It’s all a bit of a mystery, really, because somehow, despite their squidgy bits being the same, there are a hell of a lot of lesbian and homosexual couples who do have children. Perhaps if Mr Gaynor’s church was more inclusive of Rainbow Families he wouldn’t be so gosh-darned ignorant.

So who is this Bernard Gaynor? His name might be vaguely familiar if you live in Queensland but, for the rest of you, the short-answer to the question is, “Nobody, really”.

The longer answer is that Gaynor is yet another pro-life Catholic whose wacky religious zealotry situates him outside the furthest reaches of polite society, alongside the fundamentalist Muslims he so militantly opposes but, with delicious irony, so closely resembles.

By his own admission, Gaynor cast his first-ever vote for Pauline Hanson’s One Nation Party. Sadly, his political judgement doesn’t seem to have improved since. Little did he know then, with one stroke of a blunt HB pencil, he had just begun a Gatsbydecades-long losing streak in which he would back a string of crash-and-burn, clapped-out political nags – none of them stayers.

It would be fair to say that, in the last couple of years, young Bernie’s Charlestoned his way through more fringe-filled parties than the flappers in Baz Lurhrmann’s Gatsby.

Gaynor started his chaotic political career as state secretary of the newly-minted Queensland Party – founded by his equally barmy army buddy Aidan McLindon.

In late 2011, spooked, some say, by the spectre of Katter’s new Australian Party, McLindon and Gaynor divided the Queensland Party when they decided to merge with Katter’s mob, thereby gaining a couple of cushy jobs for themselves and royally pissing off those they left behind.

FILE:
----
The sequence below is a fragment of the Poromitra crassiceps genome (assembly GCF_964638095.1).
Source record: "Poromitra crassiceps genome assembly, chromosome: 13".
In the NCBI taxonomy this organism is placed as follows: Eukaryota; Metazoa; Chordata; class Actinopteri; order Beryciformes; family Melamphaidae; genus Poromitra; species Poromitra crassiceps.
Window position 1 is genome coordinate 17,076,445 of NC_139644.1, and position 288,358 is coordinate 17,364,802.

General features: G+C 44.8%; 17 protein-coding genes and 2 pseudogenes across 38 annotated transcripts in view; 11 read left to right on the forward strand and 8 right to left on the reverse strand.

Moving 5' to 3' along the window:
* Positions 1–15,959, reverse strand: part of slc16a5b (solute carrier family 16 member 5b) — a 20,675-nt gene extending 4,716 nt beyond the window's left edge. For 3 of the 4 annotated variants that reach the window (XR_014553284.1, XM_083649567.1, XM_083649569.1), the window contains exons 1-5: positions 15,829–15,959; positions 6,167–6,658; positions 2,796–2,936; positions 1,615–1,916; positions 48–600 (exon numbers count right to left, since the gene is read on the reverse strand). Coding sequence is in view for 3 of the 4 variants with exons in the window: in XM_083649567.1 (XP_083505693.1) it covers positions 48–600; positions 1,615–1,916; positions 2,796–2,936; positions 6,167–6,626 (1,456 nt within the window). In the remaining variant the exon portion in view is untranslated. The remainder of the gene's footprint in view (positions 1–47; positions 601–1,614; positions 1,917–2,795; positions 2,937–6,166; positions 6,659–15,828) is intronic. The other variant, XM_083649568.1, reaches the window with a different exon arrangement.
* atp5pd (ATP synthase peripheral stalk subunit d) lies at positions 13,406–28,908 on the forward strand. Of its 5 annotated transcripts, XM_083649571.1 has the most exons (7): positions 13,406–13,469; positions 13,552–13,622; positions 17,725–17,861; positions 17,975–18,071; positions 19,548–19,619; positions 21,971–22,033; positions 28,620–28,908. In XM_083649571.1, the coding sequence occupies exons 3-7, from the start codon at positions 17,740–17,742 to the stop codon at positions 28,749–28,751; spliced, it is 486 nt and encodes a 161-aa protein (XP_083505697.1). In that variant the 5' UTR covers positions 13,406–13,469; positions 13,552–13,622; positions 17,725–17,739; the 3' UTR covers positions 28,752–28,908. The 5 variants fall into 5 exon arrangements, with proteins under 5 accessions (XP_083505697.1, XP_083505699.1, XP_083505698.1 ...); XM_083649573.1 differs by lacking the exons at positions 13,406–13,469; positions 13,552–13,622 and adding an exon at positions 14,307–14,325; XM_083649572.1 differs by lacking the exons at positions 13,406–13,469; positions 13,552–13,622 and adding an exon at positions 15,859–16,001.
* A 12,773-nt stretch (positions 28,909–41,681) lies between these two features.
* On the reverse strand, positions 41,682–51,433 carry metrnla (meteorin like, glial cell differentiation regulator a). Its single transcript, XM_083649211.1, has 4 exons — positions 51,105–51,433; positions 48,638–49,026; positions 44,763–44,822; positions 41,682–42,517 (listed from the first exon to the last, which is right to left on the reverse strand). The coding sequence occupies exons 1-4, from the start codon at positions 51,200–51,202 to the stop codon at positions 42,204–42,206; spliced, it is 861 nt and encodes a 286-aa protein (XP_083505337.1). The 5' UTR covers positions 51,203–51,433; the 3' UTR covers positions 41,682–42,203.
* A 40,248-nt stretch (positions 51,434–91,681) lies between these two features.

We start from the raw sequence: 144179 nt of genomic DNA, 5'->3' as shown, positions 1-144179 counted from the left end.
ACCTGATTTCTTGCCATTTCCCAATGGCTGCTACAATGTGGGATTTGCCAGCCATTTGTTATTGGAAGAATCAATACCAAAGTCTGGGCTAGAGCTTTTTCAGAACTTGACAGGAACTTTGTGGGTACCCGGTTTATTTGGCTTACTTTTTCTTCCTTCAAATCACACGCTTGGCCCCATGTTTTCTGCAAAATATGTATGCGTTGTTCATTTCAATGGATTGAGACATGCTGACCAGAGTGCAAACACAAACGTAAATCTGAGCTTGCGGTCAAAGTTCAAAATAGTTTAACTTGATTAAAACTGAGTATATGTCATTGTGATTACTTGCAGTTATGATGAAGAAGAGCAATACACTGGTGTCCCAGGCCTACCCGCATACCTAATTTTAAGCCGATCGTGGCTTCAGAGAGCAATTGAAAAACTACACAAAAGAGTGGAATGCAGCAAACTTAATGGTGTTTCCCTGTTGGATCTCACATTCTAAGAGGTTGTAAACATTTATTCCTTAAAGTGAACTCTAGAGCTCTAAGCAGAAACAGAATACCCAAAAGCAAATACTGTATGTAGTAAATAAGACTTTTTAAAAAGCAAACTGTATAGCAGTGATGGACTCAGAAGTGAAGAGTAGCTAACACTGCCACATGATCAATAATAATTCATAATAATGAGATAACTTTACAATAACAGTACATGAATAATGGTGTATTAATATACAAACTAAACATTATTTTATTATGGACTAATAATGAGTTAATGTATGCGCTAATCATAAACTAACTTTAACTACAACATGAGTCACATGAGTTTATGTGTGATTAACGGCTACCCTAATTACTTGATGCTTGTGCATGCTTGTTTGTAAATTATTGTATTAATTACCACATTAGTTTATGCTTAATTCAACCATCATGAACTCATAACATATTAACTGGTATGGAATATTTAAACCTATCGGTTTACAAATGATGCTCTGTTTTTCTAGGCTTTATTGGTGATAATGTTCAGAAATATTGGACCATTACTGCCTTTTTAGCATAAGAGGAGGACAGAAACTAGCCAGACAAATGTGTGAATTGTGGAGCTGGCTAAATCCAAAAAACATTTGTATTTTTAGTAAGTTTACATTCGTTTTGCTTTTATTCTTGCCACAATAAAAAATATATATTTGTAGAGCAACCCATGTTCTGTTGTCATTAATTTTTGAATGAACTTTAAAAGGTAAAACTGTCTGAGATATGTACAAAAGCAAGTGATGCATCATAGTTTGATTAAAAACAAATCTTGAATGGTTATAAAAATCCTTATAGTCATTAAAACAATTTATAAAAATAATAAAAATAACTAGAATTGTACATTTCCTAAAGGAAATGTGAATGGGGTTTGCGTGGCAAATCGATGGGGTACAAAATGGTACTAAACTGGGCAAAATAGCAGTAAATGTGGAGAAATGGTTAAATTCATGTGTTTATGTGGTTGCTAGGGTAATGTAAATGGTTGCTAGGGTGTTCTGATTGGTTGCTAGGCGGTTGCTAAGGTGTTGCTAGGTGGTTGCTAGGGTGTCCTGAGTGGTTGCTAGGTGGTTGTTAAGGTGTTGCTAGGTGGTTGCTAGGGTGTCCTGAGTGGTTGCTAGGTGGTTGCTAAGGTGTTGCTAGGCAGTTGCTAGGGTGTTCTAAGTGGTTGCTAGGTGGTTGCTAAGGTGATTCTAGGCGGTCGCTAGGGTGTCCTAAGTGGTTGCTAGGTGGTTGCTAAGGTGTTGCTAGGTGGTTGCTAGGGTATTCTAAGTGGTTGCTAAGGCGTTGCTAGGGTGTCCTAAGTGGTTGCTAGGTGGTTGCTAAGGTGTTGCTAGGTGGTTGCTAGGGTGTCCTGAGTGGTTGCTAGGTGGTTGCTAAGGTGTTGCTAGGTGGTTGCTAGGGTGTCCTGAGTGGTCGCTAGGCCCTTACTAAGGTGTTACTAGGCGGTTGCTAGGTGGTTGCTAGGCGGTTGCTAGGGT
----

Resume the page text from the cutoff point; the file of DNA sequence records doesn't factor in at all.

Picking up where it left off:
A small group of Queensland Party die-hards opposed the merger and attempted to keep the party operating, but ultimately, an investigation by the Queensland Electoral Commission found the McLindon/Gaynor-led exodus to Katter’s party had left the Queensland Party with insufficient members to maintain its registration. Oh, the lure of that Golden Calf of political power.

The defection left Queensland Party chairman, Jim Nicholls spitting chips. He accused McLindon, the party’s only sitting member, of jumping ship without consulting the state executive. The ‘merger’, said Nicholls, was not only illegitimate, but illegal. According to one report, the Queensland Party stayers accused McLindon and Gaynor of being untrustworthy, incompent, saboteurs. And these were their political allies talking!

But Gaynor’s defection to Katter’s Australian Party was short-lived. In January last year, he was suspended after tweeting that he didn’t want gay people teaching his children. Bob Katter is not known for his love of the ‘friends of Dorothy’ but, it seems, Gaynor was even too homophobic for him!